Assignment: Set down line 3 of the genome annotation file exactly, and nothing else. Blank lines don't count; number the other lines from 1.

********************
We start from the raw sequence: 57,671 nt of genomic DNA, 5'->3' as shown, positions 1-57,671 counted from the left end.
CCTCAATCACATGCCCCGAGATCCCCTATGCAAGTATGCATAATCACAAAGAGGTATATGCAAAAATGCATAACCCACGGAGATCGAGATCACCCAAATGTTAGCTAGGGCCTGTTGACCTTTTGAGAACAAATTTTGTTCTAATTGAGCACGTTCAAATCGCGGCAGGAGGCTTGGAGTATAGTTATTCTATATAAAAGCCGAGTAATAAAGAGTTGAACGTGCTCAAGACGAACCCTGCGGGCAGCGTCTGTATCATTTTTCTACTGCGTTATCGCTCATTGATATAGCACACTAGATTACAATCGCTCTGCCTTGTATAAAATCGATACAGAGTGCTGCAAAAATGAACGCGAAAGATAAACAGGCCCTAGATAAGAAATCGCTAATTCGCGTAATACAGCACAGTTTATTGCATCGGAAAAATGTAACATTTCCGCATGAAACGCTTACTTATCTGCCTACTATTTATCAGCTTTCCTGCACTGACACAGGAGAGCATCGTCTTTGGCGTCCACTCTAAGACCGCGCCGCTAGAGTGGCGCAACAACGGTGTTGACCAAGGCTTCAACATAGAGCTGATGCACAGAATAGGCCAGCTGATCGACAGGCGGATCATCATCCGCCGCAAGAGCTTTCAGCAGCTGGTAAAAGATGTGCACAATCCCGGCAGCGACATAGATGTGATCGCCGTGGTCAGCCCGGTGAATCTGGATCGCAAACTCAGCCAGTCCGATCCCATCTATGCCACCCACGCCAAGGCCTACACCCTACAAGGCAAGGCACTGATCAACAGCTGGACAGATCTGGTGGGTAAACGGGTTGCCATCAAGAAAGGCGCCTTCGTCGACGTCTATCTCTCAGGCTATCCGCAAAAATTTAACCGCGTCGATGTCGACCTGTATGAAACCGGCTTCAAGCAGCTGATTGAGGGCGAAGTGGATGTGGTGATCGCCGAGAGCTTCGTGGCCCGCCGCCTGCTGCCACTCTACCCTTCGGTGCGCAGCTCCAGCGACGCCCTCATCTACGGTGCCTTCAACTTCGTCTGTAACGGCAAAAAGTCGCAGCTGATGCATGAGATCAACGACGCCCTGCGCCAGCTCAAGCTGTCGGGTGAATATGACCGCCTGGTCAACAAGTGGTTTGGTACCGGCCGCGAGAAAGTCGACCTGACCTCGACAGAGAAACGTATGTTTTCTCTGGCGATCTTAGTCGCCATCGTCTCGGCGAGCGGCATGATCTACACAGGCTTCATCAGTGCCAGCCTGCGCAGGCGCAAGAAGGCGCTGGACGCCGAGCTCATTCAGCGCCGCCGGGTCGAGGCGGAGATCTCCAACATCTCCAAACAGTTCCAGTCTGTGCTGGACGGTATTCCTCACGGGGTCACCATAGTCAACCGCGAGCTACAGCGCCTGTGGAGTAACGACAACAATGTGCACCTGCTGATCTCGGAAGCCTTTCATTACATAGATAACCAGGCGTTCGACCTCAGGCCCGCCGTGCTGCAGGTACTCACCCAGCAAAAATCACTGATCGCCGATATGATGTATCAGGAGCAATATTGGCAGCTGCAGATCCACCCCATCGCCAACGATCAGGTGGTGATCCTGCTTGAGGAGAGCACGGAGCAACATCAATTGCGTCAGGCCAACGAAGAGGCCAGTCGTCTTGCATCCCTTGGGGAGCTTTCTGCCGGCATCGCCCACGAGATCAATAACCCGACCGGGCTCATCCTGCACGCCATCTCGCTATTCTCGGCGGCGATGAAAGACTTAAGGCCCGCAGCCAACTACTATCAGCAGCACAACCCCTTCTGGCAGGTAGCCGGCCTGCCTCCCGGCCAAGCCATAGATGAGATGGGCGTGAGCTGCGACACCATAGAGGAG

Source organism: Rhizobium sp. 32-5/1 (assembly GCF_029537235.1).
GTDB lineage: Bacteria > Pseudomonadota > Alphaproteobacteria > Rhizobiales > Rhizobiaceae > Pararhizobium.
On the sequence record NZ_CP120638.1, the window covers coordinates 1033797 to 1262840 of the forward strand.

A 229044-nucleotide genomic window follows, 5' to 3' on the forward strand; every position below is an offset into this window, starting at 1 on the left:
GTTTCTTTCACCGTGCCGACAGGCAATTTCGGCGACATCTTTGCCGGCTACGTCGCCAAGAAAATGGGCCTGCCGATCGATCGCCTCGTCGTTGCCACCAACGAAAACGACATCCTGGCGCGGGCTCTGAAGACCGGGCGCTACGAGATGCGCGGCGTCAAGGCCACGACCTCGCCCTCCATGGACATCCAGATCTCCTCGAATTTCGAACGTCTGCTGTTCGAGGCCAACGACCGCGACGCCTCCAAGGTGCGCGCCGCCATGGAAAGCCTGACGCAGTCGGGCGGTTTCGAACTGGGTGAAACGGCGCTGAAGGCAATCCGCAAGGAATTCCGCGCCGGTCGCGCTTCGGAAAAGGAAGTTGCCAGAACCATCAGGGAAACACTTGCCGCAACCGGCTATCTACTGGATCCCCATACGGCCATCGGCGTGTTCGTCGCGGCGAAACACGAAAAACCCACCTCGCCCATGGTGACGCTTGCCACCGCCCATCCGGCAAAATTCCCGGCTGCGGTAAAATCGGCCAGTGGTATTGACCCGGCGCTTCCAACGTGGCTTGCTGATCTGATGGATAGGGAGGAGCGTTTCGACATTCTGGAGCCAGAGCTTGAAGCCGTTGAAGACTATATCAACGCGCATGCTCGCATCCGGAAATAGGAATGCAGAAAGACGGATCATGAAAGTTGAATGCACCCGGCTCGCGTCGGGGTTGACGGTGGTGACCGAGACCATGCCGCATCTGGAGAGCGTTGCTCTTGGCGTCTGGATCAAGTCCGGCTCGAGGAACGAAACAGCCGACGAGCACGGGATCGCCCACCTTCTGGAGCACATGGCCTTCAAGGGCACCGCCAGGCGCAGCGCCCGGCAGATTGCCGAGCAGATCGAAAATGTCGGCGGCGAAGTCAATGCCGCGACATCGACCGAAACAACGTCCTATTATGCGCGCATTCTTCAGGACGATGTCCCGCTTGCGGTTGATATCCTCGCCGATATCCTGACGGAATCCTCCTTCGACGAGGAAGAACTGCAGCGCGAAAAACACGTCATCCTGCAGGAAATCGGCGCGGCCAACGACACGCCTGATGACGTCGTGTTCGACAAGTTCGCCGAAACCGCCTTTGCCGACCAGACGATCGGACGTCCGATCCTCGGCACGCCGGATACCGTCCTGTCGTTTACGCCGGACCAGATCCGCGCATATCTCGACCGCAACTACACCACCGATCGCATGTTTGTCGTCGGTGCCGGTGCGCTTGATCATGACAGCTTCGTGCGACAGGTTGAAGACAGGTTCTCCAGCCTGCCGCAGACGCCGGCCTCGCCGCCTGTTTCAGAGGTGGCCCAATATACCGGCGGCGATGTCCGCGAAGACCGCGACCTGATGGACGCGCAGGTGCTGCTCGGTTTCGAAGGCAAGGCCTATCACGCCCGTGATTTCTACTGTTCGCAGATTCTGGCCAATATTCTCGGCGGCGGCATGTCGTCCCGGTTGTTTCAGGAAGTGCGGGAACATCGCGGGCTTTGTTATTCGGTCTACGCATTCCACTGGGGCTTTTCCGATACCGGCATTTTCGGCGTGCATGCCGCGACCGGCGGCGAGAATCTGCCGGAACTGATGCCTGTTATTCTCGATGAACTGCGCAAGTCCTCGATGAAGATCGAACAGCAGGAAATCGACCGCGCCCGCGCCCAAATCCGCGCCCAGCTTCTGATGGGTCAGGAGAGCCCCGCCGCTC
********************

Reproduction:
Source organism: Rhizobium sp. 32-5/1 (assembly GCF_029537235.1).